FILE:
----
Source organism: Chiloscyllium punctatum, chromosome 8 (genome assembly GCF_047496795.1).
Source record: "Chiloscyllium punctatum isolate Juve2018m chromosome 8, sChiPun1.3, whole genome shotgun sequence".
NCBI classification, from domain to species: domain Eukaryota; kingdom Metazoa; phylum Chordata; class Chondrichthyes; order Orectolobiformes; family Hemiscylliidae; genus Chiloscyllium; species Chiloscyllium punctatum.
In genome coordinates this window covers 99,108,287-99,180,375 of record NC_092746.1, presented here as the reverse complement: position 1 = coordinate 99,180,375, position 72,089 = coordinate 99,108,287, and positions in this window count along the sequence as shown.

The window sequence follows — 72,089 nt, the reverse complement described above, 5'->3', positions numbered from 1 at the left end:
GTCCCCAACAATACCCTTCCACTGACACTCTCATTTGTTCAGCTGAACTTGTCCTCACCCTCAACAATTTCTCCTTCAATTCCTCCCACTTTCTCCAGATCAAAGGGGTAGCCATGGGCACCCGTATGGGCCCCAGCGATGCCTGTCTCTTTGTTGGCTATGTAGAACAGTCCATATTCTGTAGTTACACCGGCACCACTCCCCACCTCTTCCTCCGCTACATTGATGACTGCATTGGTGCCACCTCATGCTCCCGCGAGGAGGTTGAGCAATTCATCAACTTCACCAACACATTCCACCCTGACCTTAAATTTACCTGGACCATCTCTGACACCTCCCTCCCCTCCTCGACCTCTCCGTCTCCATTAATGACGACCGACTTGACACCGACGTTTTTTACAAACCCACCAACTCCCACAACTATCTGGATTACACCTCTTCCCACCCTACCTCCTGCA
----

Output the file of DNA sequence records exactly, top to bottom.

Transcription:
Source organism: Chiloscyllium punctatum, chromosome 8 (genome assembly GCF_047496795.1).
Source record: "Chiloscyllium punctatum isolate Juve2018m chromosome 8, sChiPun1.3, whole genome shotgun sequence".
NCBI classification, from domain to species: domain Eukaryota; kingdom Metazoa; phylum Chordata; class Chondrichthyes; order Orectolobiformes; family Hemiscylliidae; genus Chiloscyllium; species Chiloscyllium punctatum.
In genome coordinates this window covers 99,108,287-99,180,375 of record NC_092746.1, presented here as the reverse complement: position 1 = coordinate 99,180,375, position 72,089 = coordinate 99,108,287, and positions in this window count along the sequence as shown.

The window sequence follows — 72,089 nt, the reverse complement described above, 5'->3', positions numbered from 1 at the left end:
GTCCCCAACAATACCCTTCCACTGACACTCTCATTTGTTCAGCTGAACTTGTCCTCACCCTCAACAATTTCTCCTTCAATTCCTCCCACTTTCTCCAGATCAAAGGGGTAGCCATGGGCACCCGTATGGGCCCCAGCGATGCCTGTCTCTTTGTTGGCTATGTAGAACAGTCCATATTCTGTAGTTACACCGGCACCACTCCCCACCTCTTCCTCCGCTACATTGATGACTGCATTGGTGCCACCTCATGCTCCCGCGAGGAGGTTGAGCAATTCATCAACTTCACCAACACATTCCACCCTGACCTTAAATTTACCTGGACCATCTCTGACACCTCCCTCCCCTCCTCGACCTCTCCGTCTCCATTAATGACGACCGACTTGACACCGACGTTTTTTACAAACCCACCAACTCCCACAACTATCTGGATTACACCTCTTCCCACCCTACCTCCTGCA